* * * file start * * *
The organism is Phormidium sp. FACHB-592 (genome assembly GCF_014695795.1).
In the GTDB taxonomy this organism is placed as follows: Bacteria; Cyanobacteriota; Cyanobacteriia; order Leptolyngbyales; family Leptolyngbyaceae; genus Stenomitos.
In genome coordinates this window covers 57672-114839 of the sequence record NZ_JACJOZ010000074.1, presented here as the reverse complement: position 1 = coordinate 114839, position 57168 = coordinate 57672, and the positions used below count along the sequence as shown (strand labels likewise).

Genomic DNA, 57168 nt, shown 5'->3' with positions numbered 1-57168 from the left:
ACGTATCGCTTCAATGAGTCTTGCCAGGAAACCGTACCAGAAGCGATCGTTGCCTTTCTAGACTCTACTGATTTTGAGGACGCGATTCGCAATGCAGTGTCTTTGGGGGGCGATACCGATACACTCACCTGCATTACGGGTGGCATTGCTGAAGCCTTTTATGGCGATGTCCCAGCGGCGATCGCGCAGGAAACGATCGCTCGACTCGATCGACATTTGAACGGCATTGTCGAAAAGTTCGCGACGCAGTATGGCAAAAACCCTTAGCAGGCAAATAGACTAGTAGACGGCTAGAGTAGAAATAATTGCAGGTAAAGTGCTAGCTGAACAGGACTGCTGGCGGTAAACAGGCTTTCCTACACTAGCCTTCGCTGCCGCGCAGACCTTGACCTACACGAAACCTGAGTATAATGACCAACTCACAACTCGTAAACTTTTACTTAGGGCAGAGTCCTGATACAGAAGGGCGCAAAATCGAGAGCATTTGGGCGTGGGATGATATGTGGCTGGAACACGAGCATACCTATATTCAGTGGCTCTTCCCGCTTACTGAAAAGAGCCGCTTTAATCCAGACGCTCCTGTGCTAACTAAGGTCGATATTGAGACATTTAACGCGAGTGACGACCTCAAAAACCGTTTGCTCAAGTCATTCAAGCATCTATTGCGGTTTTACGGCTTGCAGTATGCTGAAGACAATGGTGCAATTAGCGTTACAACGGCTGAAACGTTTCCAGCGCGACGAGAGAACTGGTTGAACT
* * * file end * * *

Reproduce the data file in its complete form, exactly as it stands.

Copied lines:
The organism is Phormidium sp. FACHB-592 (genome assembly GCF_014695795.1).
In the GTDB taxonomy this organism is placed as follows: Bacteria; Cyanobacteriota; Cyanobacteriia; order Leptolyngbyales; family Leptolyngbyaceae; genus Stenomitos.
In genome coordinates this window covers 57672-114839 of the sequence record NZ_JACJOZ010000074.1, presented here as the reverse complement: position 1 = coordinate 114839, position 57168 = coordinate 57672, and the positions used below count along the sequence as shown (strand labels likewise).

Genomic DNA, 57168 nt, shown 5'->3' with positions numbered 1-57168 from the left:
ACGTATCGCTTCAATGAGTCTTGCCAGGAAACCGTACCAGAAGCGATCGTTGCCTTTCTAGACTCTACTGATTTTGAGGACGCGATTCGCAATGCAGTGTCTTTGGGGGGCGATACCGATACACTCACCTGCATTACGGGTGGCATTGCTGAAGCCTTTTATGGCGATGTCCCAGCGGCGATCGCGCAGGAAACGATCGCTCGACTCGATCGACATTTGAACGGCATTGTCGAAAAGTTCGCGACGCAGTATGGCAAAAACCCTTAGCAGGCAAATAGACTAGTAGACGGCTAGAGTAGAAATAATTGCAGGTAAAGTGCTAGCTGAACAGGACTGCTGGCGGTAAACAGGCTTTCCTACACTAGCCTTCGCTGCCGCGCAGACCTTGACCTACACGAAACCTGAGTATAATGACCAACTCACAACTCGTAAACTTTTACTTAGGGCAGAGTCCTGATACAGAAGGGCGCAAAATCGAGAGCATTTGGGCGTGGGATGATATGTGGCTGGAACACGAGCATACCTATATTCAGTGGCTCTTCCCGCTTACTGAAAAGAGCCGCTTTAATCCAGACGCTCCTGTGCTAACTAAGGTCGATATTGAGACATTTAACGCGAGTGACGACCTCAAAAACCGTTTGCTCAAGTCATTCAAGCATCTATTGCGGTTTTACGGCTTGCAGTATGCTGAAGACAATGGTGCAATTAGCGTTACAACGGCTGAAACGTTTCCAGCGCGACGAGAGAACTGGTTGAACT